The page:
Hannah Satein: Yeah. Yeah. That's, that's where Soil water conservation district.
Alice Lema: Wow. Wow. That's fabulous history. So you said something about youth classes, if that's something you particularly engage in. What, what's going, what are you teaching?
Hannah Satein: Oh, that's a great question. You know, so [00:07:00] some of it is, is fixed. For example, our flagship educational event for youth is called the Southern Oregon Regional and Envirathon, which is a natural resources competition for high schoolers.
And it really, yes, yes. It is the only regional event in the state that then feeds up to the state envirothon, which then feeds up to an international envirothon. And I just have to You know, really plug all of our wonderful teachers and students who participate in this event. So that one focuses on wildlife, ecology, soil and land use, aquatic ecology.
A current issue of the year, but aquatic, did I say aquatic ecology and forestry or forest ecology. So that's a really great event and we have really great partnerships around it. One of our teams has won state the last two years and is we'll be going to the international competition again this year, representing Oregon as well as Jack Jackson county. So that's really cool. And then other than that, you know, it kind of depends on, [00:08:00] a lot of times teachers will reach out and say they have a need or will be invited to do some sort of educational event. And I would say it's in our areas of focus, you know, it might be water quality or agricultural water quality, water conservation.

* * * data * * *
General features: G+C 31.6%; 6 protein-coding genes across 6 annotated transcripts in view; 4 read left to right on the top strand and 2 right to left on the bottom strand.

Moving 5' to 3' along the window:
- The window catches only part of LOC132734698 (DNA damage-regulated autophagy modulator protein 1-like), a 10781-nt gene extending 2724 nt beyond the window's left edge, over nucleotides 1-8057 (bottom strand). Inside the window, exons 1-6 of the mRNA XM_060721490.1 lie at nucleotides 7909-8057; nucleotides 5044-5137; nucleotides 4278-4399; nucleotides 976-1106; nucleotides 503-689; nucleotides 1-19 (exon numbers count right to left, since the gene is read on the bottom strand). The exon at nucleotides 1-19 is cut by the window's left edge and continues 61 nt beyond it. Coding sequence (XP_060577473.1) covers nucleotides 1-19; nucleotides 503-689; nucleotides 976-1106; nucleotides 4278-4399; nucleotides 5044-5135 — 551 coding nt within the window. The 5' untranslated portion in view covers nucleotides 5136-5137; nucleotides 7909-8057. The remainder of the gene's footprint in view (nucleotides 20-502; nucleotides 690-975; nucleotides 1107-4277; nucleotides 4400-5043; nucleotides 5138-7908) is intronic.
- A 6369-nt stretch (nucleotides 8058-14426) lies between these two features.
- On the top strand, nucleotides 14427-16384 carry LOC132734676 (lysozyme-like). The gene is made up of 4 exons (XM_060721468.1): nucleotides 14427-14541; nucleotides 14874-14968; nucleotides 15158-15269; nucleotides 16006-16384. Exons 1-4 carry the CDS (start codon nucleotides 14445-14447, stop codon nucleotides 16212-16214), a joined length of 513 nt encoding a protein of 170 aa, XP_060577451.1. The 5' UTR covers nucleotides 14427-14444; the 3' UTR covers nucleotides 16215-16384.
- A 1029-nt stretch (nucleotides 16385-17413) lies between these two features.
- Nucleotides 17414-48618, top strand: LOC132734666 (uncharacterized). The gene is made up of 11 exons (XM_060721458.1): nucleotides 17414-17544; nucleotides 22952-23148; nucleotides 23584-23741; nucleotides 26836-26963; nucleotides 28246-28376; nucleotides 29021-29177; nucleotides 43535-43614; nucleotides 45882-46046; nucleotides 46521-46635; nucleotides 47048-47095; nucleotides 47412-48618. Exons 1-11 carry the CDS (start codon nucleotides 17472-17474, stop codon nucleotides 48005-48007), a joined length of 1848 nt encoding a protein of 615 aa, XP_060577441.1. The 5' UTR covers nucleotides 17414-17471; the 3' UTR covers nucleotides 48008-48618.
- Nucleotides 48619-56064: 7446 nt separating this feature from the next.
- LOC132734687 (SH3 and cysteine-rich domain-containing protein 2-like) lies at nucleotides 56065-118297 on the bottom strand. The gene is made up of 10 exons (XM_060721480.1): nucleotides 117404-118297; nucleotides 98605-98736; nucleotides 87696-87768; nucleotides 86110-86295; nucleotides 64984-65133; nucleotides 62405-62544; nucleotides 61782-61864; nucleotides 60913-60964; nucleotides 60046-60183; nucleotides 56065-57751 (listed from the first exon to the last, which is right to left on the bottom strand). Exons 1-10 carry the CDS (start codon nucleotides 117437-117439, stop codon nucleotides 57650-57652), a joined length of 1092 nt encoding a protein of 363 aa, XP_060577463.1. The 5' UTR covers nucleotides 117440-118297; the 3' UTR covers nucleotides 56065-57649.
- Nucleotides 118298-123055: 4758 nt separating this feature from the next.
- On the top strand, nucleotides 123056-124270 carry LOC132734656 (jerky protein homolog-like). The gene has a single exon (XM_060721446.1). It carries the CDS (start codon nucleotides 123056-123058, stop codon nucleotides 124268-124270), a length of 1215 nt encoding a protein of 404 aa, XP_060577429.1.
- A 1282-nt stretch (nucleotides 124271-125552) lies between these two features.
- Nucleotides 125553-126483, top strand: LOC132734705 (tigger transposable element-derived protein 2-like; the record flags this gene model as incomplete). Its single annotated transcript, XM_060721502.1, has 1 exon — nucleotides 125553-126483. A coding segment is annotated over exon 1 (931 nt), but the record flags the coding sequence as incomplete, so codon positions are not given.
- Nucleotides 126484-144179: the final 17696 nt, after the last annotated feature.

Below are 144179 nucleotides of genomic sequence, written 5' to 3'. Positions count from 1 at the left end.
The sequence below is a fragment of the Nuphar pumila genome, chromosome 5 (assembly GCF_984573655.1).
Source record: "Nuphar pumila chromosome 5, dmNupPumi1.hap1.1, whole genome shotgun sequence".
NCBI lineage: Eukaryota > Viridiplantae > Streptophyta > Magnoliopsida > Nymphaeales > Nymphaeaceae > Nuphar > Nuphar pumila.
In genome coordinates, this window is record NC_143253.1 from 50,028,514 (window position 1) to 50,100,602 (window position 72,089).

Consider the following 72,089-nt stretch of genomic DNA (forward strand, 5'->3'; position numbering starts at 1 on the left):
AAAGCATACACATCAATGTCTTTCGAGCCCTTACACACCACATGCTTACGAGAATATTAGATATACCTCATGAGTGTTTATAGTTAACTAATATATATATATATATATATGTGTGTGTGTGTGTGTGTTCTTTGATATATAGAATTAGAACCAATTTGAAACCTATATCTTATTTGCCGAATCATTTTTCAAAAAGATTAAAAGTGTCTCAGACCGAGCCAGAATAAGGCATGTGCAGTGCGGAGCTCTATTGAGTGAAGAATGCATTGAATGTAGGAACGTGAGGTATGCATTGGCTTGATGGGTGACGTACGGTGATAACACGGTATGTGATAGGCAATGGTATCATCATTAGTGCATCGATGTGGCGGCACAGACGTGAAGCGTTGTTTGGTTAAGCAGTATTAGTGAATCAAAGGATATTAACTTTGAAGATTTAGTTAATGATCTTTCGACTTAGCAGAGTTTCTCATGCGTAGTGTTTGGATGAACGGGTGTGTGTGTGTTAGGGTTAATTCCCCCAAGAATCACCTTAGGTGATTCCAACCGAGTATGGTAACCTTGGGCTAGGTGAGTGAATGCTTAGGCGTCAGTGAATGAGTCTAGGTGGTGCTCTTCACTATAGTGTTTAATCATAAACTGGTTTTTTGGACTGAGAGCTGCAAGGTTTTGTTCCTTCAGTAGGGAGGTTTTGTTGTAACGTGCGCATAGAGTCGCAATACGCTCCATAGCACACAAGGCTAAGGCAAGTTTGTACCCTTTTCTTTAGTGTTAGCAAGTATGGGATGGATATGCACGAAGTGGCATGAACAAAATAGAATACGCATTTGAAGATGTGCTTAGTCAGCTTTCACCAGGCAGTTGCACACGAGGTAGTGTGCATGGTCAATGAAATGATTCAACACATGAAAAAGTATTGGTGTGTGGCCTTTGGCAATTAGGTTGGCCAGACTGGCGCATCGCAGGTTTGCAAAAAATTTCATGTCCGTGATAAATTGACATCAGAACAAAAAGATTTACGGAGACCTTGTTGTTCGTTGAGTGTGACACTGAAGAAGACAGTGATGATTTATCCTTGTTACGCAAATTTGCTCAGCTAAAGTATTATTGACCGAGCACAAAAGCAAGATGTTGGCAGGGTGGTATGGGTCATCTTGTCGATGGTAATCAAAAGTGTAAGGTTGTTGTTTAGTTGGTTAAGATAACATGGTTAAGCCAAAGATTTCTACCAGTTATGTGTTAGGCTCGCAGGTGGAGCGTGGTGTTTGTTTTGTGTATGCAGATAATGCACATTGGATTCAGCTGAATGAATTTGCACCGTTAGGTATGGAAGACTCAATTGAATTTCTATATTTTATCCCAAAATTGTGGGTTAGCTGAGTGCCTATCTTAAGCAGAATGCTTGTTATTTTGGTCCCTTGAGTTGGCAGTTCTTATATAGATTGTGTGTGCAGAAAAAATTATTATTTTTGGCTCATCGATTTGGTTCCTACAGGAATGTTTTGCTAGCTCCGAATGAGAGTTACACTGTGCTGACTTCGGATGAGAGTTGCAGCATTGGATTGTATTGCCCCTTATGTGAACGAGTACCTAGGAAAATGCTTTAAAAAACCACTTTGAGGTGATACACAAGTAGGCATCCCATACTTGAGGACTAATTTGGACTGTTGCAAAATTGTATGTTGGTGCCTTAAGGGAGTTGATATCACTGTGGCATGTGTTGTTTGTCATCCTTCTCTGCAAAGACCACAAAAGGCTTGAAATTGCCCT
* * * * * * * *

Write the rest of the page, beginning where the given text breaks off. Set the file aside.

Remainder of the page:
It could be learning about soil health and land use, things like that. Maybe forest health, wildfire. The role of fire in forest health as well as prevention of large destructive fires. So yeah, so it's, you know, it kind of ranges the gamut, but mostly within our, our areas of focus.
Alice Lema: Wow. So I, I don't know where to start this youth the, the youth training that you have is really robust. You've got well, let's talk about the fire part, because that's, You know kind of in our face. Yes. Off and on. Yeah. So what, what what are the youth CLA is? So are you doing youth classes about fire?
Hannah Satein: I think that it's probably better to speak about the restoration work we do. [00:09:00] I mean, okay. So we can do education related to it with youth, but yeah,
Alice Lema: Let's talk about that. Yeah.
Hannah Satein: The, the focus of our work for our forest restoration work, we're predominantly focused in the northeastern part of the county. There's you can, this evolved out of the south Obenchain fire in 2020 and so from there our staff have really been focused on post-fire restoration as well as increasing forest health for the benefits that brings, as well as resiliency to future wildfires.
So that is a large focus of some of our staff's work. And of course, you know, that is focused in one area of the county, but we all face impacts from wildfire and from wildfire smoke. And so certainly you can see how that benefit extends beyond that area.
Alice Lema: So how are the youth involved in the restoration part of that?